October 7, 2012

The Volunteering X Factor

Posted in A Bigger Picture, Good news stories, Recognition of Volunteering, volunteer experience tagged , , at 4:00 am by Sue Hine

There are no definitions for the X factors of volunteering.  There will never be a TV reality show for the unseen and unsung qualities that make up the best of volunteering and its management.  Mostly it is chance encounters that tell us something of the outcome of our work.

Three times in as many weeks I’ve been reminded of the influence a manager of volunteers can sometimes have on the lives of volunteers.

The first is a story about a volunteer and his wife, told fifteen years after the event.

A few days later I get to hear, long after I have left the workplace, how my words at a group induction session are still ringing in a volunteer’s ears:

“You don’t think you will gain anything from volunteering?  Keep your hearts and minds open and you will discover all sorts of rewards.”

You know, the volunteer says to my successor, I’ve never forgotten that, and by heck, she was right!


Then Andy Fryar, who has his own remarkable story of unintended influence on a volunteer, puts up this poster on his Facebook page, noting it is something he raises regularly in training sessions.


None of us set out to be inspiring or to make a difference in the lives of volunteers.  It’s a by-product, and we are merely catalysts for that inspiration to take hold, or that change to happen.

And mostly we never get the feedback.

I’ve been volunteering for yonks, and worked in a variety of management roles.  My one experience in managing volunteers was in a hospice, where I discovered there was still much to learn about volunteering and management.  Hospice volunteers taught me about the work they did, how they did it and why.  Simple – serving cups of tea and dishing out meals.  But it was the way they provided these services that showed me how volunteering is a whole lot bigger than ticking off a task sheet.

Because reports from patients and families indicated how the supporting words and gestures from volunteers touched them at just the right moment.   When I gave this feedback to the volunteer there was usually a shrug and a comment like “But all I did was listen, and it was only for a few minutes”.  No big deal for the volunteer, yet an inspirational spark for the family.

Now it’s my turn to tell a story about a volunteer and what comes after.

Mary had been volunteering for some time when I met her – Wednesday lunch service, regular as clockwork, a close buddy with her volunteer partner.  She liked things neat and tidy, liked knowing what was what.  Always Mary was someone you could count on to let you know if she could not come, wanted time off for travel, or if something was bothering her.  Sometimes the bothering could be personal stuff, outside the volunteering bit.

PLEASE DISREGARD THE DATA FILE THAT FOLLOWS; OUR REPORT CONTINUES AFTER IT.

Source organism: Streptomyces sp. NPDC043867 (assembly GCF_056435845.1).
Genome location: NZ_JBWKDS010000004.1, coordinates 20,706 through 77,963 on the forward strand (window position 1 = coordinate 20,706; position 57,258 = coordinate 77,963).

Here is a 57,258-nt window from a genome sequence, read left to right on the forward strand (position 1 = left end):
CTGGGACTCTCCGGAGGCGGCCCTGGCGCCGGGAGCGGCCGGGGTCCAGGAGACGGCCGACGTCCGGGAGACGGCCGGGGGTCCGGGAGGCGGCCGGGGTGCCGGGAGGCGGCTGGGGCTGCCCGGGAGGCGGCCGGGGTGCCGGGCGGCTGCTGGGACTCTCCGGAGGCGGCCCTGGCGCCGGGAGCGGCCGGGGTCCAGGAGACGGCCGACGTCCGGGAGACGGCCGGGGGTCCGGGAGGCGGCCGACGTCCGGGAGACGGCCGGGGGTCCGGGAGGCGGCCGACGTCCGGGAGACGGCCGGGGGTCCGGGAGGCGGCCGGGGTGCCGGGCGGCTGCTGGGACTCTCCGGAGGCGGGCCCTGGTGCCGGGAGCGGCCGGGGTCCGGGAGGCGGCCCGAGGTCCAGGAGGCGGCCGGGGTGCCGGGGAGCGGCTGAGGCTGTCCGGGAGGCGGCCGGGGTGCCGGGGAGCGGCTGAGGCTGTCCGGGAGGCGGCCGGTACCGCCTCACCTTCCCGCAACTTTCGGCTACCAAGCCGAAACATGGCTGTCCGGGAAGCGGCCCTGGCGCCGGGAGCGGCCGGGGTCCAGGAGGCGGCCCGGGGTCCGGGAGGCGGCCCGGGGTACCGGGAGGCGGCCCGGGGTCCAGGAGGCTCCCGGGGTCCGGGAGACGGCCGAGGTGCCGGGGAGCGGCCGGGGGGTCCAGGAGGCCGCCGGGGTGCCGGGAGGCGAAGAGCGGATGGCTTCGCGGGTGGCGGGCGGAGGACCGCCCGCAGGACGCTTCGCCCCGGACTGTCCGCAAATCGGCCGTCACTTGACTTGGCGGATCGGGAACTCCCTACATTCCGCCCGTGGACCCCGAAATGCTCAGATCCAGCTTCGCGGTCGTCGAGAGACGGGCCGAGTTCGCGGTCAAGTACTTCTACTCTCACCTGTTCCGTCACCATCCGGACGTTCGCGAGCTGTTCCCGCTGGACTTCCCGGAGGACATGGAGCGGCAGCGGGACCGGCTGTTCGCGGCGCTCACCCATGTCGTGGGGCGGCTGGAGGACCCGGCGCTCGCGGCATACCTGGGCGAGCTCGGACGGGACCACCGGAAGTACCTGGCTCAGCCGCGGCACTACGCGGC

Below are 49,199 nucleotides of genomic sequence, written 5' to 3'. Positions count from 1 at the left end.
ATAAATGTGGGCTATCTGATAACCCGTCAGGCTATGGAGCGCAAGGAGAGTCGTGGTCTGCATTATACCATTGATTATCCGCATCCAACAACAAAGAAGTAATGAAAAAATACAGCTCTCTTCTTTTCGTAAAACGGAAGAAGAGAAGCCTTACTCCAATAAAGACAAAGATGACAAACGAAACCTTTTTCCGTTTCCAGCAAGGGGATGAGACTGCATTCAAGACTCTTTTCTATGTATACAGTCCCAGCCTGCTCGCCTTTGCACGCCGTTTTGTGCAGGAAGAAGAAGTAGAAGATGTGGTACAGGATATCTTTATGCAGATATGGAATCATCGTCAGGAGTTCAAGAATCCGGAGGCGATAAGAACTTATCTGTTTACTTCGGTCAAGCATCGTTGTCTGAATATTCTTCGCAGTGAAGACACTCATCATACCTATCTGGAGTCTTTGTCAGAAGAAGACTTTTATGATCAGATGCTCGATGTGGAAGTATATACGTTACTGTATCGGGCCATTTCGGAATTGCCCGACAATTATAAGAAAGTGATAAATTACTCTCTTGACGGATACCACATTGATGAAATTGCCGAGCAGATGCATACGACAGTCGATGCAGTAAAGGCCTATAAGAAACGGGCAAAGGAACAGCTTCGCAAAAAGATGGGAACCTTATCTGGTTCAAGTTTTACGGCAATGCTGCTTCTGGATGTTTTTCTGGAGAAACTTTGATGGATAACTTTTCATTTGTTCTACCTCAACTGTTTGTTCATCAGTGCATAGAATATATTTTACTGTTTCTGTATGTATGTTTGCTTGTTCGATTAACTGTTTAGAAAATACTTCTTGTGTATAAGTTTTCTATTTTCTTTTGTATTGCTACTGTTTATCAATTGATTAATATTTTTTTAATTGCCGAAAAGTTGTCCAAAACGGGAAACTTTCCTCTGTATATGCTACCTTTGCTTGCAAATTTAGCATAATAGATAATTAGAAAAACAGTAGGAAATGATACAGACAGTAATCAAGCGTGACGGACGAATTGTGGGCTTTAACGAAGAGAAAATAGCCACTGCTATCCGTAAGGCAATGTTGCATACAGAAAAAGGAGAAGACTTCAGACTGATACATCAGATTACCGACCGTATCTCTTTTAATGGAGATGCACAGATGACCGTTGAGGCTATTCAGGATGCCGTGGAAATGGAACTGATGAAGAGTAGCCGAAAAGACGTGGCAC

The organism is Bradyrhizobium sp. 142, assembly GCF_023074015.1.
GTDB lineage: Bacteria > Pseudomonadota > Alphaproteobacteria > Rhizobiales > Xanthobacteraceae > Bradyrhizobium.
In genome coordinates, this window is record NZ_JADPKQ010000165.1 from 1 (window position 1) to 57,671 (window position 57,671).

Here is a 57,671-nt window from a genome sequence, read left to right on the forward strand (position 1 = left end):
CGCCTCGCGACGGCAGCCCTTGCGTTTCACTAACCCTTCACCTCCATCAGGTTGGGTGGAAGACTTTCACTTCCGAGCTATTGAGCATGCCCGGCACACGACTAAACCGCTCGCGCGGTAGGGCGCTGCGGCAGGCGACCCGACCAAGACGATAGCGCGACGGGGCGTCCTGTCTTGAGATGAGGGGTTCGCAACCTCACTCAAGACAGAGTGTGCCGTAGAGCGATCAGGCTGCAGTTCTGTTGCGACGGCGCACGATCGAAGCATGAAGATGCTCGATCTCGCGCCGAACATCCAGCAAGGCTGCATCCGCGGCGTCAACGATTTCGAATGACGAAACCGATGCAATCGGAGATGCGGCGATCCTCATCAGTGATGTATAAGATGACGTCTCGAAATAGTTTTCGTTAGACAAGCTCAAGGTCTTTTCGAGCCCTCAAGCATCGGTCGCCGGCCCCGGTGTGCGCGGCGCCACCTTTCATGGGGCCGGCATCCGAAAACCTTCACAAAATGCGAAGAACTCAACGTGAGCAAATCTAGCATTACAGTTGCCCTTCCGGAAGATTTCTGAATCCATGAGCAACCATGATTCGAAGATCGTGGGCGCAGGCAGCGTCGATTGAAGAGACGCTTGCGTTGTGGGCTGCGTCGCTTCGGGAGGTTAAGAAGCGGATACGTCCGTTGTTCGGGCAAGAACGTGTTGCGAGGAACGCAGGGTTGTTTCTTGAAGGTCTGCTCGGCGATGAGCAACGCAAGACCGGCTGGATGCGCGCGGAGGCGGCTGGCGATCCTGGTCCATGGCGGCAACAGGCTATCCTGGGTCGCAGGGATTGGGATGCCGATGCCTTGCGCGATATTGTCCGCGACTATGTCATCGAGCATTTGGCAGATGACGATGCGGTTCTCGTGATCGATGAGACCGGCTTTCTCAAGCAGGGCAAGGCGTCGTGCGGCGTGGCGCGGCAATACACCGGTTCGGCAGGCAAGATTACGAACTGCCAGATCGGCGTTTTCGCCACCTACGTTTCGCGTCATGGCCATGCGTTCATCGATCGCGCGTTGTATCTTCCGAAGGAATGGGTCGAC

Now Mary the volunteer has become the patient.  Pinned on the notice board by her bed in the hospice is a letter I wrote to her eleven years ago, alongside the certificates issued in recognition of her years of volunteer service.  Such little things, such small gestures from the office of a manager, to be received and treasured in ways I never anticipated.

All of us can touch other people’s lives in unknown ways.  It’s part of being human.  Sometimes we can turn the cliché of ‘making a difference’ into something real.

But always, in times like this, my mind flicks to the line that says:

You are the last person to understand the effect you have on other people. *

And I wish I did not always have to be the last to know.


* William Boyd (1990) Brazzaville Beach



  1. In managing volunteers, we learn that the smallest of gestures are the ones that volunteers treasure. In hospice when we do get the opportunity to be with our own volunteers at the end of life, they do not speak of the big volunteer luncheon. Oh no, they speak of the times when the volunteer manager stopped to reassure them that their work was meaningful. We, of all people, know the might of the minute.


    • Sue Hine said,

      And here’s another way of saying this truth:

      “People will forget what you say, they will forget what you do, but they never will forget how you make them feel.”
      — Maya Angelou


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